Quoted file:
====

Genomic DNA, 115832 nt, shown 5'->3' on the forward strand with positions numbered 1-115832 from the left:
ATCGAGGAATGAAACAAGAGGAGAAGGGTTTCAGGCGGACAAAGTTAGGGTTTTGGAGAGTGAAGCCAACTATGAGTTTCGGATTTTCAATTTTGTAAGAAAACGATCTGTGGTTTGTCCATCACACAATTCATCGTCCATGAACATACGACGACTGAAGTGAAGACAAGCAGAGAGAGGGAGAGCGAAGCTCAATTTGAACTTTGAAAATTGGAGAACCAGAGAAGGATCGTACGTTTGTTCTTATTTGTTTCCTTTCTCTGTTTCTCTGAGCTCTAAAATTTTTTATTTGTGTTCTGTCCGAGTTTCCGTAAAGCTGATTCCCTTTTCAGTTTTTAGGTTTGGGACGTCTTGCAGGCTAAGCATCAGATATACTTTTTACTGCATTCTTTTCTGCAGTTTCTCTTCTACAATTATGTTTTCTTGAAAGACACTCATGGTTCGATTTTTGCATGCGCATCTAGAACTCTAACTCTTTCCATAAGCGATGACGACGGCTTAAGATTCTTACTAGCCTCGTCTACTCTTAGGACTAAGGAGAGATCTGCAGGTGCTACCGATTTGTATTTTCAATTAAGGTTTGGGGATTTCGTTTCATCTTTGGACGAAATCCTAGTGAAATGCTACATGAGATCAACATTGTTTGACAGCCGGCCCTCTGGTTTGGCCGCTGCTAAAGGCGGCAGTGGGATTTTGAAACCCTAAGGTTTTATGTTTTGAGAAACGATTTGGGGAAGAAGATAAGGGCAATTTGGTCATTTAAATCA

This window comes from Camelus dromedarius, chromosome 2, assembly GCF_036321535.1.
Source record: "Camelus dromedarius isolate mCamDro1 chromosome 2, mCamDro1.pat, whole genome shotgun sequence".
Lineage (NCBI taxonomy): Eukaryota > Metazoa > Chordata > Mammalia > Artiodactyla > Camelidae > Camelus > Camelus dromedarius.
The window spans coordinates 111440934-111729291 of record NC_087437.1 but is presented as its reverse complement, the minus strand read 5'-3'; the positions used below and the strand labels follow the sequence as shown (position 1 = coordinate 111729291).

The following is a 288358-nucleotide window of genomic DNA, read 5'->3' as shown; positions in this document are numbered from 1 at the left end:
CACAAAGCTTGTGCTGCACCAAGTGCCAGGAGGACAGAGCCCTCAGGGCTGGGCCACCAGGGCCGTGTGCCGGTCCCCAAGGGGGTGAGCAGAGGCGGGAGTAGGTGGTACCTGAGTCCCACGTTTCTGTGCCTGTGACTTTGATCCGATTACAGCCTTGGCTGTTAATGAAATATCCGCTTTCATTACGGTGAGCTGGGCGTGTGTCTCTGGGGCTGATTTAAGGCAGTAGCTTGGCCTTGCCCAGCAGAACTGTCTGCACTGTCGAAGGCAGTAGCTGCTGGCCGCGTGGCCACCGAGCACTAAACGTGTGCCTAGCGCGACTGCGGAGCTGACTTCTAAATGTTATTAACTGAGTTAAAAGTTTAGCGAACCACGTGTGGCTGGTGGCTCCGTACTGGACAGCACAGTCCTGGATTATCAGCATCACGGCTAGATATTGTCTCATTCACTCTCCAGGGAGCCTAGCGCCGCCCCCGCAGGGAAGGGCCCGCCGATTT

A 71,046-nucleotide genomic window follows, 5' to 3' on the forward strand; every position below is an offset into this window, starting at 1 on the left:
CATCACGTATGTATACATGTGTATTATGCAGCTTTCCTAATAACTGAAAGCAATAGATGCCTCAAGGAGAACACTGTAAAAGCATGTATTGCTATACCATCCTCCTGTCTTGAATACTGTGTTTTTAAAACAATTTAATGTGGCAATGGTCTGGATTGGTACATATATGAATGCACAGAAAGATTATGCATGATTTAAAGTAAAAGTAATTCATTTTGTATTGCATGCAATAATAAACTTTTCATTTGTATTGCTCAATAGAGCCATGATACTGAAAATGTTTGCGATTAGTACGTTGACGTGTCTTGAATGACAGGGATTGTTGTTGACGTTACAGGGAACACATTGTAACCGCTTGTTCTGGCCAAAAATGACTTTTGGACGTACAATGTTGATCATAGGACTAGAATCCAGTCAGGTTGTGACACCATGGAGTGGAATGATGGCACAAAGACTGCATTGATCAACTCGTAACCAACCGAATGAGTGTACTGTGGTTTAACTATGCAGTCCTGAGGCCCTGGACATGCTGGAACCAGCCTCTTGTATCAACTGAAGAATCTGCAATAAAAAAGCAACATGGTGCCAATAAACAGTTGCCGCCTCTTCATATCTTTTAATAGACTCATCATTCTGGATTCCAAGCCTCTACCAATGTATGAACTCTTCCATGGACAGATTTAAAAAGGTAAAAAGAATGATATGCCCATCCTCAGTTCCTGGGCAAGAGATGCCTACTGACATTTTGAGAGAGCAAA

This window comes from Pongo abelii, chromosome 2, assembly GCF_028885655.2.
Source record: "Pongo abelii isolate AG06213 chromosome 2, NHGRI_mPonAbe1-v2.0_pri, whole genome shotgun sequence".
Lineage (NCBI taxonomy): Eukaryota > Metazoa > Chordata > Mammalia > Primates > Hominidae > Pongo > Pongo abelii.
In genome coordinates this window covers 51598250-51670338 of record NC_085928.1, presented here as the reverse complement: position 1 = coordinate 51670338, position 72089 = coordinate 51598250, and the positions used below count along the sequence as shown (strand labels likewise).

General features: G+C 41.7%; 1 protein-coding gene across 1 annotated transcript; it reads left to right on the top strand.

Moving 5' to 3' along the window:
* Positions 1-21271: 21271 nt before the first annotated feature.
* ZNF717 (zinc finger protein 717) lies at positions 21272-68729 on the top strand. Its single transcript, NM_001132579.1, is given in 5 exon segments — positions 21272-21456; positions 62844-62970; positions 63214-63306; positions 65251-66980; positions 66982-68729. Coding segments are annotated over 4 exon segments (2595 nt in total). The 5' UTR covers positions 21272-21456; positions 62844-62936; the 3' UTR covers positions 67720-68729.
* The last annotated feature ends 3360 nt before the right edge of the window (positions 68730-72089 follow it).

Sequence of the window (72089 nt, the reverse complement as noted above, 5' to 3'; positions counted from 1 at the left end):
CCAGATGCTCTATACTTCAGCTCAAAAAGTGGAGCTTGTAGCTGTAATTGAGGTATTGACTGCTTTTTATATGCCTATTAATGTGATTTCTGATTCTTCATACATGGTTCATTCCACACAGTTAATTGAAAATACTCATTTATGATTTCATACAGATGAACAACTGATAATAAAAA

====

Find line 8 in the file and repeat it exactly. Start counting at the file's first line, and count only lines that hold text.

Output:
CACAAAGCTTGTGCTGCACCAAGTGCCAGGAGGACAGAGCCCTCAGGGCTGGGCCACCAGGGCCGTGTGCCGGTCCCCAAGGGGGTGAGCAGAGGCGGGAGTAGGTGGTACCTGAGTCCCACGTTTCTGTGCCTGTGACTTTGATCCGATTACAGCCTTGGCTGTTAATGAAATATCCGCTTTCATTACGGTGAGCTGGGCGTGTGTCTCTGGGGCTGATTTAAGGCAGTAGCTTGGCCTTGCCCAGCAGAACTGTCTGCACTGTCGAAGGCAGTAGCTGCTGGCCGCGTGGCCACCGAGCACTAAACGTGTGCCTAGCGCGACTGCGGAGCTGACTTCTAAATGTTATTAACTGAGTTAAAAGTTTAGCGAACCACGTGTGGCTGGTGGCTCCGTACTGGACAGCACAGTCCTGGATTATCAGCATCACGGCTAGATATTGTCTCATTCACTCTCCAGGGAGCCTAGCGCCGCCCCCGCAGGGAAGGGCCCGCCGATTT